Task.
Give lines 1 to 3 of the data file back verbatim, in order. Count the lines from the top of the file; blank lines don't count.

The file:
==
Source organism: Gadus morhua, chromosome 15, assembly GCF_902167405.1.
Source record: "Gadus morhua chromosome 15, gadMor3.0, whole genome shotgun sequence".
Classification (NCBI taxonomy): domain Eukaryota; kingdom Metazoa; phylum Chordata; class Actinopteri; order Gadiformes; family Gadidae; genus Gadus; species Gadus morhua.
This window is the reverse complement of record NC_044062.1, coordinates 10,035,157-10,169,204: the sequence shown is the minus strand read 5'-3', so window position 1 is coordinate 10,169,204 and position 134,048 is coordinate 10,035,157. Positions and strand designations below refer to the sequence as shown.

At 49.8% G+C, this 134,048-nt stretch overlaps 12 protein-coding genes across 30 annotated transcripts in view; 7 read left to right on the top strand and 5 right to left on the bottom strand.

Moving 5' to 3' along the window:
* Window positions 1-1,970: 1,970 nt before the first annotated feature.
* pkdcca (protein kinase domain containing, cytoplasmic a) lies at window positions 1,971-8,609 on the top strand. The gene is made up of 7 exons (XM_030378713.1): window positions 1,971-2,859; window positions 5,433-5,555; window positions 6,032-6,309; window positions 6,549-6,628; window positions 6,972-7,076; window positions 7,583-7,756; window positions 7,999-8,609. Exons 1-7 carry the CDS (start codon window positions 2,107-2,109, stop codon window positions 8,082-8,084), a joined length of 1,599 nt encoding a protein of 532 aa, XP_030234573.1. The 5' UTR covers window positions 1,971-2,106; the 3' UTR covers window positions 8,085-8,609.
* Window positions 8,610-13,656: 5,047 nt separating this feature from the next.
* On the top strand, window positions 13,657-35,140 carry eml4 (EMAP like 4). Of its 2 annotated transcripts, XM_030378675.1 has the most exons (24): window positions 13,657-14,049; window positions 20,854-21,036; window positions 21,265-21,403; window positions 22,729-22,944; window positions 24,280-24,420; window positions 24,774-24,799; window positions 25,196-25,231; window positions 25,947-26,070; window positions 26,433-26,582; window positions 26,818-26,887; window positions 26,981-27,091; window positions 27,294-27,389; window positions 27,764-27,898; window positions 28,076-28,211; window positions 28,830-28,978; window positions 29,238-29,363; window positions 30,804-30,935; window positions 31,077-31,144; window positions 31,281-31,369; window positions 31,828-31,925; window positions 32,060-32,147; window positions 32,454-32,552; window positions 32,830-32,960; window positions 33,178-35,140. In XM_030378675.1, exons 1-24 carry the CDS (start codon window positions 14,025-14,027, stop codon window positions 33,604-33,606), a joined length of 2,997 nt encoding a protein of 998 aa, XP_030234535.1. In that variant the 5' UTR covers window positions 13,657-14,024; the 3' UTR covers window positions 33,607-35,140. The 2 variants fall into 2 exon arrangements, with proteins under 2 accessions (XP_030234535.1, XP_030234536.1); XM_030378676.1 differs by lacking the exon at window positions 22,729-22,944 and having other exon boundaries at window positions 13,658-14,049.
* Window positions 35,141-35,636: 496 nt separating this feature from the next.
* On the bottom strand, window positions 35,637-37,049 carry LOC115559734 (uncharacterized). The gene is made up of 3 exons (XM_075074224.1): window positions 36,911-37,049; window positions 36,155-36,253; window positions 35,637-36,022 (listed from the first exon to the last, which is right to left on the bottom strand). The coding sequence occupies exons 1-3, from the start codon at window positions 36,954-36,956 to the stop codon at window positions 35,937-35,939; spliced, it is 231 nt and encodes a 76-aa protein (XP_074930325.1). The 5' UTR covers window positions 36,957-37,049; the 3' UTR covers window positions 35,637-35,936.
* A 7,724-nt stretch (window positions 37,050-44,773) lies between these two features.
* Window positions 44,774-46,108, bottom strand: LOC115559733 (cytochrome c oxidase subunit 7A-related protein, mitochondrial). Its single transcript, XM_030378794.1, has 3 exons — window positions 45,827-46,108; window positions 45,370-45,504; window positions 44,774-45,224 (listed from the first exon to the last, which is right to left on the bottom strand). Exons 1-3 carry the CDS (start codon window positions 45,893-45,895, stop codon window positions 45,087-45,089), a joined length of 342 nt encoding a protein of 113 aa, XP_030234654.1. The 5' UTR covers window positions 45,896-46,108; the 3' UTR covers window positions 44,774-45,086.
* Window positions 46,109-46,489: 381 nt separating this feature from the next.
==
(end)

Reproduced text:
Source organism: Gadus morhua, chromosome 15, assembly GCF_902167405.1.
Source record: "Gadus morhua chromosome 15, gadMor3.0, whole genome shotgun sequence".
Classification (NCBI taxonomy): domain Eukaryota; kingdom Metazoa; phylum Chordata; class Actinopteri; order Gadiformes; family Gadidae; genus Gadus; species Gadus morhua.